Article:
Consortium is based on numerical values printed onto the cards. The numbers reflect how decisions impact values like trust or privacy and show that on a scale running around the board, representing the changes in the importance of these values. We also decided that players should compete with each other to complete their individual objectives, but also have reasons to cooperate to achieve joint goals. In deciding how to make the cards work and balance competition with cooperation, we looked to existing games for inspiration. For example, the mechanism of proposing different cards (distantly) derives from Cards Against Humanity, the value scale recording the results is loosely inspired by victory points collected in games like Carcassonne and the decision cards with their different effects evolved from the building cards in 7 Wonders.
One big strength of the serious game method is immersion in the scenario, making players engage with the topics more directly by reducing barriers and apprehension about tackling big questions. The game enables players to chart a course with their decisions but it is the narrative which makes them feel involved and provides them with reasons to care about the outcomes of the game.
An engaging game needs a good narrative around the mechanics, which draws players into engaging and caring about the decisions the game offers.
While Consortium itself is quite simple, the names and descriptions on the cards provide context and colour to the game. In our workshops players also got some backstory to their role and got very involved, connecting the brief descriptions on the cards into longer stories. They brought in their own knowledge and even making up characters for themselves (for example, the civil society player assuming the persona of a mother, worried about confusing new technology and the influence on her kids.)
As explained at the start of this blog, we wanted players of Consortium to think about the kind of internet they want, but also to learn about and record how they think conflicts between different values and benefits should be resolved. The game and its narrative motivate players to connect issues around the future of the web with their experience, as well as to share them with each other and the facilitators. We captured these reflections during the game, invited players to record them on post-its and finished the session with a debrief, in which players discussed the final state of the game:
In the pictured example, the level of trust was very high, followed by government intervention, closely ahead of privacy and equality of benefits for all but very low market concentration. We asked our participants to describe this world in more detail: their response can be summarised as high trust backed by government regulation, which allows a decent level of privacy and most to share in the benefits of the internet. But it sidelined large companies in favour of smaller ones. We then prompted them to consider whether this is a realistic or desirable future and what might be done today to bring this or better alternatives about. In the discussion during and after the game, we learnt a lot about our players views on topics such as addressing the harms created by online platforms and the need for collective action to respond. Our players suggested for example that civil society groups should harness collective anger about the attacks on democracy carried out using the big tech platforms - both in the game and in reality.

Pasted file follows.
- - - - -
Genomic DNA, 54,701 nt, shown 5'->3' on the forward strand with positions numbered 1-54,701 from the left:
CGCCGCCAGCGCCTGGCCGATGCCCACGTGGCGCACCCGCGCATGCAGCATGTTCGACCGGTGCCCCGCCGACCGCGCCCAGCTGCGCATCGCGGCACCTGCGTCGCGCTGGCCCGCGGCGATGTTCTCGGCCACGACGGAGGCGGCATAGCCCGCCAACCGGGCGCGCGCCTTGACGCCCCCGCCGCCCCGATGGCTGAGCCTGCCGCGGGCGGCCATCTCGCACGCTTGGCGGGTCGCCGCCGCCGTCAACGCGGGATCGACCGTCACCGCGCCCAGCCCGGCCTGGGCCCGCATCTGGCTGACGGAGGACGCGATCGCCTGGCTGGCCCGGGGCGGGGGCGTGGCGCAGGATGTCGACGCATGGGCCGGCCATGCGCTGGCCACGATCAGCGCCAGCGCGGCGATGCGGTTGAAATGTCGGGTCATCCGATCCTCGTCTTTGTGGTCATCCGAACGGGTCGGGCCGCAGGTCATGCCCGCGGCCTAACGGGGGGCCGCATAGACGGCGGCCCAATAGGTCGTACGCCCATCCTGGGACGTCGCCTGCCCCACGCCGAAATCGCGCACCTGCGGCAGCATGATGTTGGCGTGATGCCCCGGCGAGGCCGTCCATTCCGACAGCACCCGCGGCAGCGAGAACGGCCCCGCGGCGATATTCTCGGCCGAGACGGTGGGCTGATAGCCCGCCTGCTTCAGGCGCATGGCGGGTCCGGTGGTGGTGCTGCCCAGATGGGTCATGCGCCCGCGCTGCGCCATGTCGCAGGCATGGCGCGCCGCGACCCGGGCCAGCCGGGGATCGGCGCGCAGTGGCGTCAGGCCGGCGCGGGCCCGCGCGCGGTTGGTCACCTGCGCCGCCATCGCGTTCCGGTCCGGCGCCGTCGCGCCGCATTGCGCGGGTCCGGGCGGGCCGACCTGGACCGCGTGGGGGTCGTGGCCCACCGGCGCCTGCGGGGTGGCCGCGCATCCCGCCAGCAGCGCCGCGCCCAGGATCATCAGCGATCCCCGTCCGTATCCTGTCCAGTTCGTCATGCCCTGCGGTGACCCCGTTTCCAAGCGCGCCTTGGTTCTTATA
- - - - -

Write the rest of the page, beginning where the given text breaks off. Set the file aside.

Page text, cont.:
A serious game allows you to learn from the people playing it: We captured reflections from Consortium in different ways, during the game and after.
Developing Consortium involved a lot of internal testing, to make sure the game works, is fun and fulfils its purpose. We first played Consortium internally at Nesta and ironed out problems like an imbalance between the decision cards (too many of them had focused on solutions to improve privacy for example). We also ran different versions of the game at events, for example a stripped down version which gave workshop participants six longer scenarios and asked them to decide them in groups, which was much simpler, but already showed that the basic mechanism of designing choices worked.
After a series of tests Consortium is now fully playable. You can find the files to print all the components on Github, where we have also uploaded instructions on how to change all the materials or to use the software we employed to make completely different games from scratch. Apart from standard office software, we used the open source HCCD to design the cards and got a lot of fantastic icons for the game from the Noun Project, a repository of free icons. Whether you play it or not, we would be interested in your feedback, so please get in touch.
To see some of the other work on serious games from Nesta, see the collection of examples of games developed for public engagement made by Florence Engasser, who has also developed her own board game about innovation policy together with Digital Liberties, a co-operative specialising in participation and simulation methods.